If you are married, there wasn’t really a book that you read on how to have a great marriage.  I’m sure there are actually plenty of books on that subject, but most people don’t read them.  Thus, you find out a lot about what married life is like by experiencing it.

With that in mind, there are some things that aren’t said to parents of athletes.  They are just there for parents to find out about them on your own.  I want to shed a light on 5 of these items for you.

If you can become more aware of these as your athlete progresses through his/her athletic career, you will definitely help them out more.

These are in no particular order:

  1. Most sport camps are a waste of your money. Let me add to this, that if you are going to a camp to impress a coach and be noticed, then it is not a waste of money.  Meaning, a high schooler going to a college camp for a college he/she wants to attend.  Or a middle schooler going to his/her high school camp.  Otherwise if you are going to a “skills” camp that is 2-5 days long I would save your money.  Spend it on private instruction.  Remember, when you went to a sport camp back in the day?  Did you do any of the drills they suggested to make you better?  Probably not.  Did you miraculously become better after that week camp?    The only way those camps are beneficial is if you take what they suggest and do them on your own.  You’re better off, hiring a private coach and getting more one-on-one type training.
  2. If you just work on developing the skill, you are rolling the dice that an injury won’t happen. Working on the skill of the game is important, but you need to do some type of performance training.  At the very least, this is to help prevent injury.  Meaning, you work on the skill doing the same movement patterns all the time, you will inevitably develop muscle imbalances.  These imbalances WILL lead to injuries.  Yes, performance training will help your speed and strength, but first and foremost it should be to reduce the chance of injuries happening.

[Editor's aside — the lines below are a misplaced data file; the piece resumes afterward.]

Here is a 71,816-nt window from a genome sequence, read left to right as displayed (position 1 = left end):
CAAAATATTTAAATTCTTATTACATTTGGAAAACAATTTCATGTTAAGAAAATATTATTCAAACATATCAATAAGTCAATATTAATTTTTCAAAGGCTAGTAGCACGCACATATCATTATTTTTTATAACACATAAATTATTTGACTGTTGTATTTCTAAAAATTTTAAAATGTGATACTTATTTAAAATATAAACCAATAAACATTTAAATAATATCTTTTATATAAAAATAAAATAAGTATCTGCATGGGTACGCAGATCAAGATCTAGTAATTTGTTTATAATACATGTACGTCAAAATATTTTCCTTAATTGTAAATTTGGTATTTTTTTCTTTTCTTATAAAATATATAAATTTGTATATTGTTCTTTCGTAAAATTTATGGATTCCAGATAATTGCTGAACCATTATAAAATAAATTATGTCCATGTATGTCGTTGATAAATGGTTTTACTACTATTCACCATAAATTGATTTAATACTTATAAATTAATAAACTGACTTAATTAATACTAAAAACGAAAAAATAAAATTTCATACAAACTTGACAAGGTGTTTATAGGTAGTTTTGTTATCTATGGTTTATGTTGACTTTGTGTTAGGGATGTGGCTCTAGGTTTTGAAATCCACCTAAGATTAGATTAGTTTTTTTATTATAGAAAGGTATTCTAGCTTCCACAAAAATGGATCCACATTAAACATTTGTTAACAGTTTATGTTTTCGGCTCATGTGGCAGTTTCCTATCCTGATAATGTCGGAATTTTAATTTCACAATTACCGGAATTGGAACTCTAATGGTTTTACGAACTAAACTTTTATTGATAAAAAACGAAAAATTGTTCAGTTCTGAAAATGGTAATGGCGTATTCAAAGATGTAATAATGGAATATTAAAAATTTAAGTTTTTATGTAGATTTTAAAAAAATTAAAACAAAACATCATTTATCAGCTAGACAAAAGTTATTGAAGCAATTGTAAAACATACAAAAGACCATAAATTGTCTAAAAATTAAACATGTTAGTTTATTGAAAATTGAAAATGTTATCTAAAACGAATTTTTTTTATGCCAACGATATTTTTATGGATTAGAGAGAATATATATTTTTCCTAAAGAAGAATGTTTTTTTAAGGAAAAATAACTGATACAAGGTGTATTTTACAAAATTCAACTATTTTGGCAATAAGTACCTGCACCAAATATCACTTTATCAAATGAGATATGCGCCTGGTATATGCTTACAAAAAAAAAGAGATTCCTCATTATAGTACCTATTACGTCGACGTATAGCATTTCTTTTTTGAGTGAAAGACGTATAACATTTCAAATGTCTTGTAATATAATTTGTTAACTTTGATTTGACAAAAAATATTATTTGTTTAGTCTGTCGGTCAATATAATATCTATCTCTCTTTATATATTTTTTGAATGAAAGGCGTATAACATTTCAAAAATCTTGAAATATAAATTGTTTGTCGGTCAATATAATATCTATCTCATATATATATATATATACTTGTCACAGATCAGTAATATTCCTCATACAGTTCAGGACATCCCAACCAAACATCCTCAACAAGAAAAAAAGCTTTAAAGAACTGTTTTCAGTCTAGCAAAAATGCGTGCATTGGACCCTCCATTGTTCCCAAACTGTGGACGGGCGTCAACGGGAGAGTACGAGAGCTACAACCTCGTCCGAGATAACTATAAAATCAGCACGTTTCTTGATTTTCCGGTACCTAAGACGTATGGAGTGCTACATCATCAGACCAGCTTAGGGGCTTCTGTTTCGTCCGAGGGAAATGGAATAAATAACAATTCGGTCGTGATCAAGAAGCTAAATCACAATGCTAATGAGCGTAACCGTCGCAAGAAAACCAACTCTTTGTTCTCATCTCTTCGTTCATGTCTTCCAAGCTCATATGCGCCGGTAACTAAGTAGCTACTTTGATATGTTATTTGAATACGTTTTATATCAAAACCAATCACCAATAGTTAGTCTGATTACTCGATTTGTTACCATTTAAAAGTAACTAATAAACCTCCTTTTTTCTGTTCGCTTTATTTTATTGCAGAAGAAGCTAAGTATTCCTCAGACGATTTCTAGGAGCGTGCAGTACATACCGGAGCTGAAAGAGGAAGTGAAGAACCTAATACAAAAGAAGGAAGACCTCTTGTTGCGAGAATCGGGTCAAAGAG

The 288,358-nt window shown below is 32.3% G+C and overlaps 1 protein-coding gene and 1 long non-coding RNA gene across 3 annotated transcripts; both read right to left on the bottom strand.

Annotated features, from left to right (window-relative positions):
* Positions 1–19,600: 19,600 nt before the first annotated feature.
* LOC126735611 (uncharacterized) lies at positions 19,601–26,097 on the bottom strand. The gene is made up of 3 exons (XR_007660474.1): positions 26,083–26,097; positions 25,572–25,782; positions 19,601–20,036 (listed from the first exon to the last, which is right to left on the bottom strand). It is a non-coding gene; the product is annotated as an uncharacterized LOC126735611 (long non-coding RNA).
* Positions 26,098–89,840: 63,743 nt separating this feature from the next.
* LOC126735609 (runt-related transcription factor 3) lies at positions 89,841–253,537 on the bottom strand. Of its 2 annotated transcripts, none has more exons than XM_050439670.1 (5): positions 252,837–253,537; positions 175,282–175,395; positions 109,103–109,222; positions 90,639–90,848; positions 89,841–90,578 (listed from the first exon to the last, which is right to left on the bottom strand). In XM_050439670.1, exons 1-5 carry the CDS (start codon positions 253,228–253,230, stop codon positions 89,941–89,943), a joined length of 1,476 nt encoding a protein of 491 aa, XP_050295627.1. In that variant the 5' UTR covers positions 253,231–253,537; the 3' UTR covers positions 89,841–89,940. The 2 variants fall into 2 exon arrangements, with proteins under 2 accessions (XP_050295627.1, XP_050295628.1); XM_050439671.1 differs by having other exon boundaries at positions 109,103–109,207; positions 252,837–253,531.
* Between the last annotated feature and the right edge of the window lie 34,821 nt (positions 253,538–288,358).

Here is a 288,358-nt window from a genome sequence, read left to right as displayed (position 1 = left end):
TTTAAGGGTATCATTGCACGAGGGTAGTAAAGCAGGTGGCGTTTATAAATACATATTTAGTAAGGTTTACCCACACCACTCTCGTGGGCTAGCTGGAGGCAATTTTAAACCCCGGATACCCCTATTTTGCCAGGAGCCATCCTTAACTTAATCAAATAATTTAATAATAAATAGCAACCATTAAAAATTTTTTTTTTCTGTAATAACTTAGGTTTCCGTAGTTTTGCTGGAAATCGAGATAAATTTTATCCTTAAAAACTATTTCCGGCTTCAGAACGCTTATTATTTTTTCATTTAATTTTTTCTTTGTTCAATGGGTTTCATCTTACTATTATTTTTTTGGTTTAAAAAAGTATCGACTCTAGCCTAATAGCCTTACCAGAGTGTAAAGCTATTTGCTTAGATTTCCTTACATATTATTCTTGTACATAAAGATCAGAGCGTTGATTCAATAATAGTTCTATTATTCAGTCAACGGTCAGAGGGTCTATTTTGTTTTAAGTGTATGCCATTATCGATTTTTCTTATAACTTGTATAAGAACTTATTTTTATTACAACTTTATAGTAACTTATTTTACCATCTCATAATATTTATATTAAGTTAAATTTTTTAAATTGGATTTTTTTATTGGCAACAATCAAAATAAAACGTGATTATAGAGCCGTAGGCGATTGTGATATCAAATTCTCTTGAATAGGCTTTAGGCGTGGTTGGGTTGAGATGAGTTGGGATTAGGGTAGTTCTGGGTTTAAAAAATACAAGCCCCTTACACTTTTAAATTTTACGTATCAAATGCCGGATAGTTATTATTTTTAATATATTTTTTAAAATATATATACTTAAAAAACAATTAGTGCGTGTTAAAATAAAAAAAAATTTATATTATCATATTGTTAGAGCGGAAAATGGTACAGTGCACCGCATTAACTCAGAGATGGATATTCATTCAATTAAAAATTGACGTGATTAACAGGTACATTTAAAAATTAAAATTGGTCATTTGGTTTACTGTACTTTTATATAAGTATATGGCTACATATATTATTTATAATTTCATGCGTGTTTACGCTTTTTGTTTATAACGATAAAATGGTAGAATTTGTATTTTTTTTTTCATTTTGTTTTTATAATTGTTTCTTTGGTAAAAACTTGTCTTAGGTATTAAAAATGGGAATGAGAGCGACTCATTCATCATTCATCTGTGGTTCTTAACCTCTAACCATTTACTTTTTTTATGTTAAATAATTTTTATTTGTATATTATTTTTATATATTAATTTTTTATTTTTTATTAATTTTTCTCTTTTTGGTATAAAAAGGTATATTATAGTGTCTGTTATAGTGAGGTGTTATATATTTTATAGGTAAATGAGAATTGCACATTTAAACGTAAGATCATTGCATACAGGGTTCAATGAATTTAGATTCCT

3. Most of you will need to do your due diligence and be PROACTIVE with your college recruiting. It is the small percentage of athletes that get their doors beaten down by college coaches.  They just sit back and let the offers come flying in.  The rest of us will have to let college coaches know that you are interested in playing for them.  I don’t care how good you think you are or what awesome team you play for, you are going to have to do a lot of the leg work in order to get a scholarship offer.
  4. Avoid the knee jerk reaction of working with a coach who was a professional athlete or big time college stud. I’m not saying those coaches can’t be good, but once again, do your due diligence.  Just because they have Super Bowl rings or 10 years in the show, doesn’t mean they know how to coach your young athlete.  They really need to understand young athletes and have a pedigree of working and developing them.  Your young athlete needs a routine suited for young athletes not a professional.
  5. Kids should absolutely not specialize in a sport until they are 13 MINIMUM. The research is out and it shows that your athlete will optimize all of his/her potential by playing multiple sports, but if you absolutely feel you have to pick one sport it should be no earlier than age 13.  The body is still growing and maturing.  The different movement patterns and skills that are developed by playing multiple sports is absorbed by your athlete.  If you limit it to one sport too soon, they will be missing out on valuable athletic development that could prove useful when your athlete decides to chose one sport.

If you can understand these 5 concepts, you might have a little bit more fun with your athlete’s development.  And that is the key word – FUN – for you and your kids.